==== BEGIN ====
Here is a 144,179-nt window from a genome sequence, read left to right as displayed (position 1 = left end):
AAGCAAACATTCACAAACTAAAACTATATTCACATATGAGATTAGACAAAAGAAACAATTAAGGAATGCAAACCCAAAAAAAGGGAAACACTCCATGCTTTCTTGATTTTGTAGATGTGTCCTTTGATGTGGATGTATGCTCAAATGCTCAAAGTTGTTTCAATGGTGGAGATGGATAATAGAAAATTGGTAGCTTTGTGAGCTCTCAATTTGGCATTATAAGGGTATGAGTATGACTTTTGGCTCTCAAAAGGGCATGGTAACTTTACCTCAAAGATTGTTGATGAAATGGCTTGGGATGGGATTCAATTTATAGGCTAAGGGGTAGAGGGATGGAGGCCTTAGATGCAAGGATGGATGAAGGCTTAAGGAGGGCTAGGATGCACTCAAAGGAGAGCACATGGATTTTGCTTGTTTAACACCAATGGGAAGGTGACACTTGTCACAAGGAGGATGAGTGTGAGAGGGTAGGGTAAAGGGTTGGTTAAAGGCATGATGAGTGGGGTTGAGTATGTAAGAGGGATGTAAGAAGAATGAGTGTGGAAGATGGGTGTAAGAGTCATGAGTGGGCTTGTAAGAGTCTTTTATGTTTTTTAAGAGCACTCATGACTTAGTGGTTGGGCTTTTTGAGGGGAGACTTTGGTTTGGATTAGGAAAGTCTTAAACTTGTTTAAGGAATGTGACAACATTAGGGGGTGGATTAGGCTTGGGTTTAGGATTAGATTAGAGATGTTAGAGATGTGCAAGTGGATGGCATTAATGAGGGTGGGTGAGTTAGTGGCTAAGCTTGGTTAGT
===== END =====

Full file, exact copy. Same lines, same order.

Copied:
Here is a 144,179-nt window from a genome sequence, read left to right as displayed (position 1 = left end):
AAGCAAACATTCACAAACTAAAACTATATTCACATATGAGATTAGACAAAAGAAACAATTAAGGAATGCAAACCCAAAAAAAGGGAAACACTCCATGCTTTCTTGATTTTGTAGATGTGTCCTTTGATGTGGATGTATGCTCAAATGCTCAAAGTTGTTTCAATGGTGGAGATGGATAATAGAAAATTGGTAGCTTTGTGAGCTCTCAATTTGGCATTATAAGGGTATGAGTATGACTTTTGGCTCTCAAAAGGGCATGGTAACTTTACCTCAAAGATTGTTGATGAAATGGCTTGGGATGGGATTCAATTTATAGGCTAAGGGGTAGAGGGATGGAGGCCTTAGATGCAAGGATGGATGAAGGCTTAAGGAGGGCTAGGATGCACTCAAAGGAGAGCACATGGATTTTGCTTGTTTAACACCAATGGGAAGGTGACACTTGTCACAAGGAGGATGAGTGTGAGAGGGTAGGGTAAAGGGTTGGTTAAAGGCATGATGAGTGGGGTTGAGTATGTAAGAGGGATGTAAGAAGAATGAGTGTGGAAGATGGGTGTAAGAGTCATGAGTGGGCTTGTAAGAGTCTTTTATGTTTTTTAAGAGCACTCATGACTTAGTGGTTGGGCTTTTTGAGGGGAGACTTTGGTTTGGATTAGGAAAGTCTTAAACTTGTTTAAGGAATGTGACAACATTAGGGGGTGGATTAGGCTTGGGTTTAGGATTAGATTAGAGATGTTAGAGATGTGCAAGTGGATGGCATTAATGAGGGTGGGTGAGTTAGTGGCTAAGCTTGGTTAGT